Canadian govt plans to bypass payroll emergency controls branded “risky” Canadian govt plans to bypass payroll emergency controls branded “risky”

Canadian govt plans to bypass payroll emergency controls branded “risky”
30 Apr 2018

The Canadian Auditor General has warned that government plans to bypass internal financial controls in the event of payroll emergencies will make his annual $23 billion audit (US$18 billion) even more difficult.

Michael Ferguson said he was concerned that the latest plan to bypass controls related to the controversial Phoenix payroll system during emergency situations creates a “higher level of risk”, which will make it harder and more time-consuming to audit the government’s payroll expenses.

"This means that in the course of our audit of the government’s payroll expenses we have to assume a higher level of risk. That is part of the reason why it now takes us more time and efforts to audit the government’s payroll expenses," he said.

According to iPolitics, the Treasury Board is asking all departments to sign blanket approvals enabling it to bypass federal financial rules in the event of Phoenix emergencies, which could leave large numbers of Canada’s public servants unpaid. Departments have been asked to seek their ministers’ permission to surrender, or “delegate”, their financial authority to approve salary spending to Public Services and Procurement Canada (PSPC). The aim is to ensure pay can be rushed through during an emergency.

The government has already encountered three such emergencies, including one that was dubbed a near catastrophe last Christmas. PSPC rushed through an authorisation to make payroll fixes on time, but departments at the time were told it was a one-off request.

But the Treasury Board is now seeking a standing, or open-ended, approval that would remain in force until March 2021. The need to extend beyond that date would be re-assessed at that point.

The approvals concerned relate to provisions in the Financial Administration Act (FAA). Under the FAA, only managers with delegated authorities for sections 33 and 34 can approve transactions to trigger payments.

The goal is to avert an emergency, whether caused by an error, power outage or technical glitch, which could lead to a “significant risk that employees will not receive their pay” should there not be enough time to approve transactions via the normal route.

Ferguson’s office said Comptroller-General Roch Huppe informed him “some time ago” that the government could change the way sections 33 and 34 were executed, but Ferguson did not take part in the management’s decision to go ahead with the changes.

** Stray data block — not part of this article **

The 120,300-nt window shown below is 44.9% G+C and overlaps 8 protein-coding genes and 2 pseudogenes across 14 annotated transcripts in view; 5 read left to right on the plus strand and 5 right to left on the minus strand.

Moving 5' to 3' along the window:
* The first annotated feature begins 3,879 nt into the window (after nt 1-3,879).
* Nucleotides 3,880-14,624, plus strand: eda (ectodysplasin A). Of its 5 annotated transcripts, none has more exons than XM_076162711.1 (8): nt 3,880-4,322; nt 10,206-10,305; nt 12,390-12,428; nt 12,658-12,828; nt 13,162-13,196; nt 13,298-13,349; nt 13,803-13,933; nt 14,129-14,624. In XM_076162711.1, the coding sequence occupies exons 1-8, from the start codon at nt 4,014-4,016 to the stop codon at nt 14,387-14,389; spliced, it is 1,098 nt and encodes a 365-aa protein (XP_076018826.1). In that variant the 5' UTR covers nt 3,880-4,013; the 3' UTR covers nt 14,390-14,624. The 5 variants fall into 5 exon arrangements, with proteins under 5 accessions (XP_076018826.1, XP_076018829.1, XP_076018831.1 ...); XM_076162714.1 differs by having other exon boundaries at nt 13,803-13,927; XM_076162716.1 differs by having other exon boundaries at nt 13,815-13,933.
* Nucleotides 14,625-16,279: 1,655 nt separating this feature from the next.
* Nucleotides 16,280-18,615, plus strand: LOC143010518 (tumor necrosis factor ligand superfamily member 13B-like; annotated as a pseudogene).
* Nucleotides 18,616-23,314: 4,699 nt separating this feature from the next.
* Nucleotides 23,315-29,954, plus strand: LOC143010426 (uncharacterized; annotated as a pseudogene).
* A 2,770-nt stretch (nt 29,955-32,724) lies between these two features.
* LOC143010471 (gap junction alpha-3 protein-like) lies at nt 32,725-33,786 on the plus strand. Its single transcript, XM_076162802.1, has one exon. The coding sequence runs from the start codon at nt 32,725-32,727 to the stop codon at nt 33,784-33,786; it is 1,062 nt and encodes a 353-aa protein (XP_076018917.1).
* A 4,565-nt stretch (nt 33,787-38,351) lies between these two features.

Emma Woolla

Emma Woollacott is a freelance business journalist. Her work has appeared in a wide range of publications, including the Guardian, the Times, Forbes and the BBC.

 

The Canadian Auditor General has warned that government plans to bypass internal financial controls in the event of payroll emergencies will make his annual $23 billion audit (US$18 billion) even more difficult.

Michael Ferguson said he was concerned that the latest plan to bypass controls related to the controversial Phoenix payroll system during emergency situations creates a “higher level of risk”, which will make it harder and more time-consuming to audit the government’s payroll expenses.

"This means that in the course of our audit of the government’s payroll expenses we have to assume a higher level of risk. That is part of the reason why it now takes us more time and efforts to audit the government’s payroll expenses," he said.

According to iPolitics, the Treasury Board is asking all departments to sign blanket approvals enabling it to bypass federal financial rules in the event of Phoenix emergencies, which could leave large numbers of Canada’s public servants unpaid. Departments have been asked to seek their ministers’ permission to surrender, or “delegate”, their financial authority to approve salary spending to Public Services and Procurement Canada (PSPC). The aim is to ensure pay can be rushed through during an emergency.

The government has already encountered three such emergencies, including one that was dubbed a near catastrophe last Christmas. PSPC rushed through an authorisation to make payroll fixes on time, but departments at the time were told it was a one-off request.

But the Treasury Board is now seeking a standing, or open-ended, approval that would remain in force until March 2021. The need to extend beyond that date would be re-assessed at that point.

The approvals concerned relate to provisions in the Financial Administration Act (FAA). Under the FAA, only managers with delegated authorities for sections 33 and 34 can approve transactions to trigger payments.

The goal is to avert an emergency, whether caused by an error, power outage or technical glitch, which could lead to a “significant risk that employees will not receive their pay” should there not be enough time to approve transactions via the normal route.

Ferguson’s office said Comptroller-General Roch Huppe informed him “some time ago” that the government could change the way sections 33 and 34 were executed, but Ferguson did not take part in the management’s decision to go ahead with the changes.

Emma Woolla

Emma Woollacott is a freelance business journalist. Her work has appeared in a wide range of publications, including the Guardian, the Times, Forbes and the BBC.

 

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